Important Verdict for Rice Growers In Texas, Elsewhere; William Chaney of Gray Reed & McGraw Part Of Trial Team
ST. LOUIS, MISSOURI - A Missouri jury found German-based Bayer CropScience AG and two of its affiliates negligent in the first of several "bellwether trials" scheduled for the U.S. District Court for the Eastern District of Missouri, and awarded over $2 million to two Missouri long-grain rice farmers whose crops and their livelihood, the jury determined, were harmed by Bayer's genetically modified rice. The jury also found in the plaintiffs' favor against Bayer AG, the parent company of Bayer CropScience AG.
Ken Bell, of Bell City, Mo., was awarded $1.95 million in compensatory damages, and fellow rice farmer John Hunter, of Essex, Mo., was awarded $53,336 in compensatory damages.
The suit was brought on behalf of the two rice farmers based on damages they suffered from contamination of their crops by an unapproved genetically modified strain of rice seed produced by Bayer. Discovery of the contamination of the two Missouri rice farmers' supply and that of other rice farmers across the United States, led to a dramatic drop in U.S. rice prices, as the European Union stopped purchasing U.S. rice. The farmers suffered loss due to the much lower demand for their rice since 2006, when the contaminated rice was discovered.
This trial, which began Nov. 2, was the first of five scheduled "bellwether" - or test - trials scheduled by U.S. District Court Judge Catherine Perry that involves rice farmers in Missouri, Texas, Arkansas, Louisiana and Mississippi. These trials represent the first step Judge Perry ordered in hearing the multi-district litigation involving some 6,000 rice farmers in those five states. St. Louis attorney Don Downing, of the firm Gray, Ritter & Graham, was the lead plaintiffs' attorney in this first case and is the court appointed plaintiffs' co-lead counsel in the multi-district litigation.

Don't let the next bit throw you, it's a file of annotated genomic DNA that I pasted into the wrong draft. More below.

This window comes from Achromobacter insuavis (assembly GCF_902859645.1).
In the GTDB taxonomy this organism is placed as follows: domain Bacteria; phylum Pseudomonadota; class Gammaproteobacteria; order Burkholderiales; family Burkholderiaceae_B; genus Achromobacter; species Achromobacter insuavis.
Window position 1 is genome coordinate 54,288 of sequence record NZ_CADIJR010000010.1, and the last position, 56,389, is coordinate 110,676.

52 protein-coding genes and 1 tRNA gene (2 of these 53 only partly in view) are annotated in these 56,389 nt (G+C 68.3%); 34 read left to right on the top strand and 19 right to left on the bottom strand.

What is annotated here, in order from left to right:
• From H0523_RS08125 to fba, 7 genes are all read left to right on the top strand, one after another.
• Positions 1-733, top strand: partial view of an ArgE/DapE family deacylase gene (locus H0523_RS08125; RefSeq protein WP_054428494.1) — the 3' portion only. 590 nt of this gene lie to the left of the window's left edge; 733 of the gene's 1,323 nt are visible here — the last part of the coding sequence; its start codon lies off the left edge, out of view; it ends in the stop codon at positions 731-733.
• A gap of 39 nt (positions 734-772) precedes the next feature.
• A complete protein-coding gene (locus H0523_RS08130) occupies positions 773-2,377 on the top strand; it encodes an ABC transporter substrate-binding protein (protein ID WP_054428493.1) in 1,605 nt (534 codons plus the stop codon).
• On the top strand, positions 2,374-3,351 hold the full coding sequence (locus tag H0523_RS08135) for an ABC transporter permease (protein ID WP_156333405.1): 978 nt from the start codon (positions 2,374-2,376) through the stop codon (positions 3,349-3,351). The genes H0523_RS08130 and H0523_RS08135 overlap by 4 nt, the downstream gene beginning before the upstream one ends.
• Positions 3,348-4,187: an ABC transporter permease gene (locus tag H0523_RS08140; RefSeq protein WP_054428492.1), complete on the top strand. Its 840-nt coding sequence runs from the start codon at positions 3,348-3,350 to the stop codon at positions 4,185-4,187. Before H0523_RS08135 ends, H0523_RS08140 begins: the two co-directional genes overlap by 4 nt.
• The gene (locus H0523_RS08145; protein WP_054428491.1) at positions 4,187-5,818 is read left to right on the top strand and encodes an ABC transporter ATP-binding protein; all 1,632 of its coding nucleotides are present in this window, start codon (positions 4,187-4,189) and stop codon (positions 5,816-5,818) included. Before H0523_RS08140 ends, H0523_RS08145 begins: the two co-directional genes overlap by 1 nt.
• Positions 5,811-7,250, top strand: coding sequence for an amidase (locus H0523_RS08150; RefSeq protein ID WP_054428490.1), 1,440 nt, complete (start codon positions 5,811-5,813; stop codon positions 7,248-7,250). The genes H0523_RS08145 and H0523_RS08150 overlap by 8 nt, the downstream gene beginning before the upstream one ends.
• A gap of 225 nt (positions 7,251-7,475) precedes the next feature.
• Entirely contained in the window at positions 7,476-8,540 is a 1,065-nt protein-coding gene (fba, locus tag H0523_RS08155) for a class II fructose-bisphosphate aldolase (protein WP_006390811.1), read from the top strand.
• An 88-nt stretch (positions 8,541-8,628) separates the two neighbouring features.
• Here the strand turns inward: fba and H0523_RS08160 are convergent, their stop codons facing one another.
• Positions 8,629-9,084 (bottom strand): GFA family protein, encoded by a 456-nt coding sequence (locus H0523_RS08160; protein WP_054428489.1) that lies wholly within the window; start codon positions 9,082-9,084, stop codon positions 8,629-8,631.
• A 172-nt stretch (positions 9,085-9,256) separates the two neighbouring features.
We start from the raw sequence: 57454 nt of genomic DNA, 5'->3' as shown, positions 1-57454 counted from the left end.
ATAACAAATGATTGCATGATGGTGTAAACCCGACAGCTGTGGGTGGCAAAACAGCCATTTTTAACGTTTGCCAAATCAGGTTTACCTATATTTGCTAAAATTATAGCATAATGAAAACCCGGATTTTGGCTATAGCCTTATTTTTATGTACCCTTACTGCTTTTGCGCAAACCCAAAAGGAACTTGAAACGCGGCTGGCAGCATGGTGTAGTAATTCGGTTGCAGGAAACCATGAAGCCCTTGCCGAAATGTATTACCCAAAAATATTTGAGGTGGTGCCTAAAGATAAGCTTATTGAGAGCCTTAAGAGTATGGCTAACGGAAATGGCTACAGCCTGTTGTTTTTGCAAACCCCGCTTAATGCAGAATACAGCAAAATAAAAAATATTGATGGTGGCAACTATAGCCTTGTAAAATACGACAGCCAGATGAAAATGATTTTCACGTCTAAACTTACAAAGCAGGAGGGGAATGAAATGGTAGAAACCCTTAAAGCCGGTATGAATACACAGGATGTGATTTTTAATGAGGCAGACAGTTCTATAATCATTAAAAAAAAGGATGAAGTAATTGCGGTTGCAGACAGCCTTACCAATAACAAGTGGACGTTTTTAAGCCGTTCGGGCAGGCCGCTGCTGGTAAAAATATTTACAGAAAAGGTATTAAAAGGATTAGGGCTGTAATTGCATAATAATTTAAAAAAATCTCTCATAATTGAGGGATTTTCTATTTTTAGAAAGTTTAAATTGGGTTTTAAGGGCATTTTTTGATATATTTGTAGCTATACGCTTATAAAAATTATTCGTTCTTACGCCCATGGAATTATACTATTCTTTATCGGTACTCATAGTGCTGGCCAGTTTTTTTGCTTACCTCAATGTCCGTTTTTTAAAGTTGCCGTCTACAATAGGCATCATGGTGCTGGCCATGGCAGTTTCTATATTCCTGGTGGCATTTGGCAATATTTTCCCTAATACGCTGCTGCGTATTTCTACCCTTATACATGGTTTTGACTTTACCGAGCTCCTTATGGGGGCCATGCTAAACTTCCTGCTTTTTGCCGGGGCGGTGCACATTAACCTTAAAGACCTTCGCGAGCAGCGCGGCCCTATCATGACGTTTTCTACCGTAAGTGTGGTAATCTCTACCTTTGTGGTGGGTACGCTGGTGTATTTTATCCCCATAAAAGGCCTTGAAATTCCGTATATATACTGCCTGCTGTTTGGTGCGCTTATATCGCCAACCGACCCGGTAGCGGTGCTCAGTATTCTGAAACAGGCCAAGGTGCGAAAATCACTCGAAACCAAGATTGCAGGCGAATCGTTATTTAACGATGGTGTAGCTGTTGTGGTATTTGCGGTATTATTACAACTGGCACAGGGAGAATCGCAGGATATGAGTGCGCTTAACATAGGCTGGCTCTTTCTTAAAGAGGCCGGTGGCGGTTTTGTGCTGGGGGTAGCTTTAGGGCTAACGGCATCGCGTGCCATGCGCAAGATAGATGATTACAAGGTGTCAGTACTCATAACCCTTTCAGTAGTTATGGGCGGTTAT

William Chaney of the law firm of Gray Reed & McGraw in Dallas was a critical member of the legal team and represents clients - including farmers, mills and exporters - in Texas, Louisiana, and Arkansas with similar claims, and has served on the court-appointed plaintiffs' executive committee. Drew York of the firm also supported the trial team.
"We're very pleased that the jury returned verdicts in favor of our clients, and their family farming operations. The verdicts are wonderful news for all rice farmers in Texas and elsewhere who were victims of Bayer's conduct," said Chaney. "The jury spoke loud and clear that Bayer needs to do better." Chaney also stated that it was a privilege to try the case with Mr. Downing and his partner Gretchen Garrison as well as Grant Davis of the Kansas City law firm of Davis, Bethune & Jones, LLC.
The next test trial involving Bayer and rice farmers is scheduled for January 11, 2010 in the same federal courtroom and will include farmers from Arkansas and Mississippi. Trials for Texas and Louisiana growers are scheduled for next May and June, both also in St. Louis.
While the jury used the same formula in awarding compensatory damages to both plaintiffs, Bell's damages were higher because he planted significantly more acres of rice then Hunter and also incurred expenses to clean and clear his land and his machinery of any trace of the Bayer genetically modified rice.
Founded in 1985, Gray Reed & McGraw is a full-service law firm with more than 90 lawyers practicing in Houston, Dallas and Tyler, and offers a wide range of legal services including business litigation, corporate transactions, oil & gas, tax planning and litigation, real estate, healthcare, trusts and estates, employment law, family law, and bankruptcy. For more information, visit www.grayreed.com.